Carol Ann Nix volunteered at the Alaska Raptor Rehabilitation Center in Sitka, Alaska, in 1998. The following story is from 1999, from the South Bend Tribune.

Protecting eagles is her passion

Tribune Staff Writer

It was a night with thick, inky darkness and a full moon pinned high in the black sky. An eagle took flight from its perch and flew up toward the moon, casting its shadow over the white surface. Circling back, the eagle flew down, over and finally into Carol Nix, filling up her soul.

And then Nix woke from her dream.

Nix, a deputy prosecutor for St. Joseph County, has had many spiritual and physical experiences with eagles. Last summer, she volunteered with the Alaska Raptor Rehabilitation Center (ARRC) in Sitka, Alaska. It was there that Nix's dreams came true.

"It was the most wonderful experience I've had in my lifetime," Nix said, claiming that once she hugged an eagle, she was never again the same.

During her two-week stay at the ARRC, Nix worked closely with the eagles, making her first dream come true. Her second dream came true when she witnessed the release of Grace, a bald eagle who was rescued in Juneau, Alaska, and rehabilitated at the center.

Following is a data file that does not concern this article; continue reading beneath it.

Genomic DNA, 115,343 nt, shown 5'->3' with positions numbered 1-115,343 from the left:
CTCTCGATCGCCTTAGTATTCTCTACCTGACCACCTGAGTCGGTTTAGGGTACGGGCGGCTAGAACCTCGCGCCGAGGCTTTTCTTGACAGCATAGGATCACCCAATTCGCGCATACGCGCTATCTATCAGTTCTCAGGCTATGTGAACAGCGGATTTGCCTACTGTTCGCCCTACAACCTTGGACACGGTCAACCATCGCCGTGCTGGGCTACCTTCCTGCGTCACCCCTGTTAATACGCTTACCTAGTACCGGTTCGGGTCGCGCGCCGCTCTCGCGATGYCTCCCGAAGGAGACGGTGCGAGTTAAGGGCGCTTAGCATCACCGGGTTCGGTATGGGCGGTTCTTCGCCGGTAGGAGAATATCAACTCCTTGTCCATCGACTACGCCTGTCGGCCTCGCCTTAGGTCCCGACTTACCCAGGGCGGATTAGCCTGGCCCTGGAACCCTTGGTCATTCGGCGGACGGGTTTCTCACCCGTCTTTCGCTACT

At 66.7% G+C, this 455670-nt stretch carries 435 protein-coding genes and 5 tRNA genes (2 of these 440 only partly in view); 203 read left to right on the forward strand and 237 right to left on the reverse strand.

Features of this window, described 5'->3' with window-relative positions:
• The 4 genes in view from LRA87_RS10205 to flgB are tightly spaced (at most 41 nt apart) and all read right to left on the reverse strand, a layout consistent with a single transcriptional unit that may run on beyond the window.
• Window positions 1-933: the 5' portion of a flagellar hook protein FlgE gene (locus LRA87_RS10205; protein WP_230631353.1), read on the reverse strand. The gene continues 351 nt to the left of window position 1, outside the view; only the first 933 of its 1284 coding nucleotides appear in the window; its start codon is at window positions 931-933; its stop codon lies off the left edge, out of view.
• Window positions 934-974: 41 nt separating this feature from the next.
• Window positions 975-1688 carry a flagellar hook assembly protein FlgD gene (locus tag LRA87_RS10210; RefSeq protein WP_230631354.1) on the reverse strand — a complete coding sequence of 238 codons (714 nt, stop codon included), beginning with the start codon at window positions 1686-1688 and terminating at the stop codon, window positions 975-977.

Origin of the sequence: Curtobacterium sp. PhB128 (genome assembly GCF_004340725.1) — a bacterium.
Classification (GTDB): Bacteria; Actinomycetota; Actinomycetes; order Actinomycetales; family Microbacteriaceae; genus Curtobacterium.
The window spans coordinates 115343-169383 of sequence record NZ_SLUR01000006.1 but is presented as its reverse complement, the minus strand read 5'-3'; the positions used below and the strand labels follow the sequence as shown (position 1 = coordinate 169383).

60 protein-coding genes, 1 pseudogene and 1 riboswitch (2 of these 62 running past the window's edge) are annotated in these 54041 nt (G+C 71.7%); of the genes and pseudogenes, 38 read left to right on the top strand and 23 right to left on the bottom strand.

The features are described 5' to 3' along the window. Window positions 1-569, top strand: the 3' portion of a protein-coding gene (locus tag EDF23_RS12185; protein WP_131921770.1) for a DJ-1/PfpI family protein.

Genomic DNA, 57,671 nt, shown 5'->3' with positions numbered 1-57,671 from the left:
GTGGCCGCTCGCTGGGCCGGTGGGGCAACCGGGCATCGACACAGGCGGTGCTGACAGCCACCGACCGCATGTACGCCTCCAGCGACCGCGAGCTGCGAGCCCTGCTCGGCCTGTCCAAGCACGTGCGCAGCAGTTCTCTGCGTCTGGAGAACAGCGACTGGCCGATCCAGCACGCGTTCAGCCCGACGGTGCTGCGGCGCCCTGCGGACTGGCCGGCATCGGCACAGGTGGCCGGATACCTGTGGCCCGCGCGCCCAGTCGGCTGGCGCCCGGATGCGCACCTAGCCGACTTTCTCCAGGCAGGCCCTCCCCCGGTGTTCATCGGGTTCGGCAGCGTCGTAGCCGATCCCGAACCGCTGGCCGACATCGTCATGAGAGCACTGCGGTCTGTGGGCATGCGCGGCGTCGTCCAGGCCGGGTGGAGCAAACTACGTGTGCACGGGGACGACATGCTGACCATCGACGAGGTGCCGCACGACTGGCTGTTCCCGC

According to Nix, the ARRC shut down for the afternoon to hold a ceremonial send-off for Grace. When Grace was taken out to the wild and set free on a platform, she stood frozen for a few seconds almost unaware that she was free. Then she finally soared into nature.

"I fell on my knees," Nix recalled with tears choked up in her voice. "It was such a moving experience to see her magnificence and the grace in her wing span. I cried like a baby as she flew off."

Nix's passion for eagles began 10 years ago when she took a trip to Yellowstone National Park. En route to Yellowstone, Nix stopped at Custer State Park in South Dakota. As she drove around the park, a golden eagle flew over the hood of her car. She stopped the car to look around, but no one was in sight. She then followed the eagle as it flew deeper into the forested area to its mate. There she just watched the two eagles in "awe and gratitude."

After Nix's "spiritual transformation," she was inspired to connect with nature.